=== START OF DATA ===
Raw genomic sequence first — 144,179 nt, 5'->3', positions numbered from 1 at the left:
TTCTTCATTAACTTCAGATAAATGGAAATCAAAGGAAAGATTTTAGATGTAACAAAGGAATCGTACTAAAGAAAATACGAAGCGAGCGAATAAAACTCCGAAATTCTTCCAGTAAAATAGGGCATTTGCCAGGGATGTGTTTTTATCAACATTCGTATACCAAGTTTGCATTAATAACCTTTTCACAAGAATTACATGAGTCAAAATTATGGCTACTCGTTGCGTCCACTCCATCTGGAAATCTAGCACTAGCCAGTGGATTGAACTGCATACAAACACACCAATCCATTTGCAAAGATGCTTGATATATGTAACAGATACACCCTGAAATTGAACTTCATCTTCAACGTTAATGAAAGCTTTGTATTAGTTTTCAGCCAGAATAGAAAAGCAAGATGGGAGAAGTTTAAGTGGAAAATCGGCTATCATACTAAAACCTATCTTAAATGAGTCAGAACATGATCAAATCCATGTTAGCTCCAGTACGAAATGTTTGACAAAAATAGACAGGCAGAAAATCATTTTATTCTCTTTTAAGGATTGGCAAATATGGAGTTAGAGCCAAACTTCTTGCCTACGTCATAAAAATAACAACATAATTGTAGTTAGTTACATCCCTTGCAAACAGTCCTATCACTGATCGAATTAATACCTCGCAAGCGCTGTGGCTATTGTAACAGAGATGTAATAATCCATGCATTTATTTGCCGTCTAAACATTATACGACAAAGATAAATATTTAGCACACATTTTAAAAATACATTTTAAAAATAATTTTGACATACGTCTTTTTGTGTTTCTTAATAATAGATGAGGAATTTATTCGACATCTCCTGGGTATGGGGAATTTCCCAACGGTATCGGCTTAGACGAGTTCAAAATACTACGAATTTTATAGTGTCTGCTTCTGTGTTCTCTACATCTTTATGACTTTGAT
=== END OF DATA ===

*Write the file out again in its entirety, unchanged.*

Raw genomic sequence first — 144,179 nt, 5'->3', positions numbered from 1 at the left:
TTCTTCATTAACTTCAGATAAATGGAAATCAAAGGAAAGATTTTAGATGTAACAAAGGAATCGTACTAAAGAAAATACGAAGCGAGCGAATAAAACTCCGAAATTCTTCCAGTAAAATAGGGCATTTGCCAGGGATGTGTTTTTATCAACATTCGTATACCAAGTTTGCATTAATAACCTTTTCACAAGAATTACATGAGTCAAAATTATGGCTACTCGTTGCGTCCACTCCATCTGGAAATCTAGCACTAGCCAGTGGATTGAACTGCATACAAACACACCAATCCATTTGCAAAGATGCTTGATATATGTAACAGATACACCCTGAAATTGAACTTCATCTTCAACGTTAATGAAAGCTTTGTATTAGTTTTCAGCCAGAATAGAAAAGCAAGATGGGAGAAGTTTAAGTGGAAAATCGGCTATCATACTAAAACCTATCTTAAATGAGTCAGAACATGATCAAATCCATGTTAGCTCCAGTACGAAATGTTTGACAAAAATAGACAGGCAGAAAATCATTTTATTCTCTTTTAAGGATTGGCAAATATGGAGTTAGAGCCAAACTTCTTGCCTACGTCATAAAAATAACAACATAATTGTAGTTAGTTACATCCCTTGCAAACAGTCCTATCACTGATCGAATTAATACCTCGCAAGCGCTGTGGCTATTGTAACAGAGATGTAATAATCCATGCATTTATTTGCCGTCTAAACATTATACGACAAAGATAAATATTTAGCACACATTTTAAAAATACATTTTAAAAATAATTTTGACATACGTCTTTTTGTGTTTCTTAATAATAGATGAGGAATTTATTCGACATCTCCTGGGTATGGGGAATTTCCCAACGGTATCGGCTTAGACGAGTTCAAAATACTACGAATTTTATAGTGTCTGCTTCTGTGTTCTCTACATCTTTATGACTTTGAT